What Does Mattrick’s Exit Mean For Xbox One?

Second Wind Or Another Nail In The Coffin?

 Over the weekend, the big news—aside from it being Canada Day, go Canucks…—was that Don Mattrick, the head of the console division for Microsoft, is leaving his post to take over the role of CEO at Zynga, a company best known for its social games like FarmVille on Facebook, and its plummeting stock price since it went public. In other words, the man at the reins of the Xbox One jumped ship just months from a console launch to try and turn around a company that’s been in trouble for a while now.On the surface, it doesn’t sound like a great idea, but more importantly for gamers, it could have a definite impact on what happens to the Xbox One in the future.

In retrospect, it’s not a surprise that Mattrick would want to move on. After all, as head of the console division, he played some part in the disastrous assumption that gamers would embrace DRM. Whether he actually advocated it himself or not, he had to try and push the concept through. That didn’t happen, and it was his own announcement on the official Xbox website that that made it clear that heads—whether justified or not—were rolling over the backlash, and being in charge of the division, he was likely part of that. There were also rumblings from upper management that a massive staff reorganization was coming soon, and Mattrick clearly didn’t want to be caught in the storm.

So now that Mattrick is gone, none other than Steve Ballmer, the CEO of Microsoft itself, sent an e-mail out telling those employees who answered to Mattrick that they would be reporting to Ballmer himself. There is no “named” successor for Mattrick, which is a strong sign of the suddenness of this departure.

From Ballmer’s own e-mail to the employees, we already have a telling hint of the things to come:

We released fantastic games, and, most importantly, we expanded Xbox to go beyond great gaming to deliver all the entertainment people want — sports, music, movies, live television and much more.

This is essentially a confirmation of the Trojan Horse tactic that many suspected the Xbox One to be an elaboration of; a device that presents itself as a gaming console but prioritizes functions far beyond that. Microsoft has ambitions that go much further than just “winning” the console war. They want to control the living room, set deals in place with sports and entertainment industries, and turn game consoles into entertainment consoles, where gaming is just one aspect of a machine that is the heart of all the fun in the living room.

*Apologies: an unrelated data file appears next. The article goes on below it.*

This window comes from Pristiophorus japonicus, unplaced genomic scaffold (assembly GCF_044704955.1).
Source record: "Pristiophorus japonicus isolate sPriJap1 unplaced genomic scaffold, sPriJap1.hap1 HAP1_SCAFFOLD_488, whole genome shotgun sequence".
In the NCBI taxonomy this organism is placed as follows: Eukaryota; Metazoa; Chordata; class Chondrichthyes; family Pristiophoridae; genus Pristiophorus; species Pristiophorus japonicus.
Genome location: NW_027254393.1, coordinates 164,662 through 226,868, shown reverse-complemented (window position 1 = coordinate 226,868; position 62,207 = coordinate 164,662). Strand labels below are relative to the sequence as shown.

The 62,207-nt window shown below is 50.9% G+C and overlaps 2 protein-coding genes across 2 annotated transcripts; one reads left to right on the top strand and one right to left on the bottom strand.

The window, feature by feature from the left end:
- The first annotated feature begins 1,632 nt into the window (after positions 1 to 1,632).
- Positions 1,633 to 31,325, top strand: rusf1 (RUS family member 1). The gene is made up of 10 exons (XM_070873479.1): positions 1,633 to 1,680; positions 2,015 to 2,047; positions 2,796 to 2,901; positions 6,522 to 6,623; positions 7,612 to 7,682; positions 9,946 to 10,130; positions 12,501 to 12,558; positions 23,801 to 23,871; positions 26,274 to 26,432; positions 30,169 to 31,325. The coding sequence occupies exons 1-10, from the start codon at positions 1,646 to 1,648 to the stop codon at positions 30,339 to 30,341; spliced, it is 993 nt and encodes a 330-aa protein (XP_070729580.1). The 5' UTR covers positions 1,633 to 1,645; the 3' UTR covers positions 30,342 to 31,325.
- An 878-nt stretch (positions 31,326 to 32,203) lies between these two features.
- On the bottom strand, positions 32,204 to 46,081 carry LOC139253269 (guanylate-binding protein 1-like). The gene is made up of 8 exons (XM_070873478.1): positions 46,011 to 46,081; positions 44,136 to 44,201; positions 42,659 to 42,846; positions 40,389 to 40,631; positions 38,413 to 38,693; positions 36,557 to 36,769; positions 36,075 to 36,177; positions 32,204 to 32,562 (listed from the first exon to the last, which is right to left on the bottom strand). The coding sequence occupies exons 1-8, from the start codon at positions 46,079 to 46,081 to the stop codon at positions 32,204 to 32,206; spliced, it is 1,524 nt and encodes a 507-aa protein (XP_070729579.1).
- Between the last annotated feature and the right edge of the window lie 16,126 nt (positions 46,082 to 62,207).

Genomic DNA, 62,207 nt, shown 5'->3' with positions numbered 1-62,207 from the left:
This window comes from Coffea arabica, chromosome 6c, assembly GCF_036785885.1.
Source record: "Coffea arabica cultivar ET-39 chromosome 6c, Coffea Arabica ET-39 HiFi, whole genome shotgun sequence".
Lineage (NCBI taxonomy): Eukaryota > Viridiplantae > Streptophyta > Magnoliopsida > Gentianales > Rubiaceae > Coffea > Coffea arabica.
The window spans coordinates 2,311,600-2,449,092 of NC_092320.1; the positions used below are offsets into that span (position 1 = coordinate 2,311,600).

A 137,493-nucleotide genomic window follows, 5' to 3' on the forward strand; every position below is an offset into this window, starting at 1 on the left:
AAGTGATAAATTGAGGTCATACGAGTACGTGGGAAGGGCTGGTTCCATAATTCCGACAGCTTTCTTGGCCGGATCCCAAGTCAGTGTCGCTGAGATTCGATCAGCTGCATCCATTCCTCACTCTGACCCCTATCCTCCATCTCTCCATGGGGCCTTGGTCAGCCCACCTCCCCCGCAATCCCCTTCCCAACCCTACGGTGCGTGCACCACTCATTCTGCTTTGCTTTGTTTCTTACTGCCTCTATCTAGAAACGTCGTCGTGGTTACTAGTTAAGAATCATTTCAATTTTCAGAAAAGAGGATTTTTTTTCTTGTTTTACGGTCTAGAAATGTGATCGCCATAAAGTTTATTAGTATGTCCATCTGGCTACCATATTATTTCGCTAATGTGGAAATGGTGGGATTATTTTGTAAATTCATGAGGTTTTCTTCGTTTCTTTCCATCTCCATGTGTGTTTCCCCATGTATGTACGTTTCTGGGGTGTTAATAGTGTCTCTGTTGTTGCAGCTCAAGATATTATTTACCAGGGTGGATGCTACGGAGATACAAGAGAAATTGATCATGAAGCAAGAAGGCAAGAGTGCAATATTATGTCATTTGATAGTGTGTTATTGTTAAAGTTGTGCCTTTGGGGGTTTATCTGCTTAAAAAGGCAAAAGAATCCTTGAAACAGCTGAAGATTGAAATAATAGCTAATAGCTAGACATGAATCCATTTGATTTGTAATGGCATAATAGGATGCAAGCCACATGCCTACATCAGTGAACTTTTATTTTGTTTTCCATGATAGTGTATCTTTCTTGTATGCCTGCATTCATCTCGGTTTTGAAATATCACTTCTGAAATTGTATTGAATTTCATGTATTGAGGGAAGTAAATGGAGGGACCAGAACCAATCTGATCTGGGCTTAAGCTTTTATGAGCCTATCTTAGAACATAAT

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Their biggest priority now is getting the box into homes. There’s no point in courting exclusive TV content or sports features if the ownership numbers aren’t there to justify the expenditure. Microsoft is likely to make a move similar to Nintendo with the 3DS and cut the price of the console early in order to remain competitive and sell more units. It’s less important for them right now to make profits on a gaming machine than it is to have an entertainment box with high “viewership” so that those numbers can be used at the negotiating table to deal with the likes of Disney or the UFC for Xbox One exclusive content.

Ballmer’s vision is pretty clear; with the decreasing importance of desktop operating systems and productivity software like Office in the marketplace, Microsoft needs to make some bold, new moves to capture other territory. Apple has denied them the phone market, Google has the search market, but the living room is fragmented. Microsoft has an opportunity solidify that living room grip if it devotes more resources to the entertainment industry and the content it produces through Xbox One, rather than the games that Xbox One itself can play.

It’s likely that the Xbox 360’s own arc of market focus will be replicated by the Xbox One at an even faster rate; concentrating on games initially before aggressively committing to more general consumer entertainment. Mattrick, meanwhile is going back to a game company because that’s his area of expertise. That should be a strong hint about where his interests lie versus Microsoft’s.